This morning I opened up my laptop to find an email from a sex educator friend who was looking to recruit young women aged 12-17 years for a Rites of Passage wilderness camp in East Sussex.
One of the aims of the project is to “inspire and help girls collectively celebrate their journey into the next phase of womanhood” through a series of activities and discussions with trained facilitators, mothers and counsellors.
This is clearly a fantastic initiative – and something I would very much like to see more of. Just this week, a study was published on the declining mental health of young people: over a third of teenage girls in England suffer from depression and anxiety.
In my work as a sex therapist, I see many clients who are in some way out of touch with their bodies and with their sexuality. They may feel intensely negative about themselves in a sexual sense, or feel completely detached from their genitals. This can be as a result of a specific event or trauma or, more commonly, it can be linked to a total absence of sex education in childhood and adolescence.
We get our first lessons on love, sex and relationships from our families. Some families do not discuss sexuality openly – or they may actively discourage any positive expression of sexuality in the home. As a result, the children in these families grow up thinking that sexuality is inherently unspeakable and, therefore, bad or shameful. This can become problematic as these children transition into adulthood and begin to struggle with puberty and their emerging sexual feelings.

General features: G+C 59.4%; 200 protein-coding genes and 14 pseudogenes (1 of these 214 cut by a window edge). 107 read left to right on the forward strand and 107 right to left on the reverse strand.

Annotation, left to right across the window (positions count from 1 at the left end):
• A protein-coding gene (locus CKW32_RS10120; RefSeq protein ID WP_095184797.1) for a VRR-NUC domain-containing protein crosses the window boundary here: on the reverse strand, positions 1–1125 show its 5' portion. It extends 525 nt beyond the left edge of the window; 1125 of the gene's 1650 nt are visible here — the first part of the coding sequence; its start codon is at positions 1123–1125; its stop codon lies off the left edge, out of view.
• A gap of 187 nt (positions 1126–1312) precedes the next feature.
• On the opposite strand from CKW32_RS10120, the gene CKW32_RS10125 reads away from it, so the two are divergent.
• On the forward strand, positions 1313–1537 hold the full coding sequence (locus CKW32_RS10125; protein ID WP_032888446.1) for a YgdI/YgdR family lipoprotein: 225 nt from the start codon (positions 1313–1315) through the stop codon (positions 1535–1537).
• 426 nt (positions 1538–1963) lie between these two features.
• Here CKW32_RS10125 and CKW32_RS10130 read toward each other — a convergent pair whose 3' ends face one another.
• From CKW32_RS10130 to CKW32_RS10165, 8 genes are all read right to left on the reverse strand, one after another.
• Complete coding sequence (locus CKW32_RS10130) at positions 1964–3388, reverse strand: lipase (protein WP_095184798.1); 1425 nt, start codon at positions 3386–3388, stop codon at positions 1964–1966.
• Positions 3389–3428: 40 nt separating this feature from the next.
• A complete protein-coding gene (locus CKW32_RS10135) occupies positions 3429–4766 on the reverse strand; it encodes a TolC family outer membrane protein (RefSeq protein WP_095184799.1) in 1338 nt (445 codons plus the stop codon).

I have met women of all ages who were never told what a period was and who don’t know where their clitoris is located or what their vulva looks like. My role as a sex therapist often involves getting the client to reacquaint themselves with their bodies in a bid to reconnect with their sensuality and sexuality. We may spend some time discussing what it means for the client to be a woman, a partner, a sexual human being, and I may also suggest some gentle exercises of mindfulness and self-exploration.
In her book, “Promiscuities: The Secret Struggle for Womanhood” (1997), the feminist writer Naomi Wolf describes a number of cultures where the transition into womanhood is actively and openly acknowledged and celebrated – through ceremony and ritual, and often in a community setting involving older women who have had the experience of sex, relationships, menstruation, childbirth and the menopause – all, to a greater or lesser extent, taboo subjects in our society.
The girls attending the Rites of Passage camp can look forward to engaging in a number of important and confidence-boosting activities including: connecting with nature; communication skills; mindfulness; singing and dancing; discussions on relationships, sexuality, menstruation, lunar cycles and self-care; and rites of passage ceremony and celebration.
It is never too late to revisit your own sexual coming-of-age story, as it may shed some light on the way you feel now about certain aspects of your sexual or relationship life. You may choose to talk it through with a close friend or partner or, if it feels more complex and difficult, you may wish to see a trained therapist. There are also an increasing number of projects on offer, such as Red Tent and ‘sisterhood’ retreats, offering adult women the opportunity to come together and share stories, experience and skills and to connect on some of the issues which are unique to being female.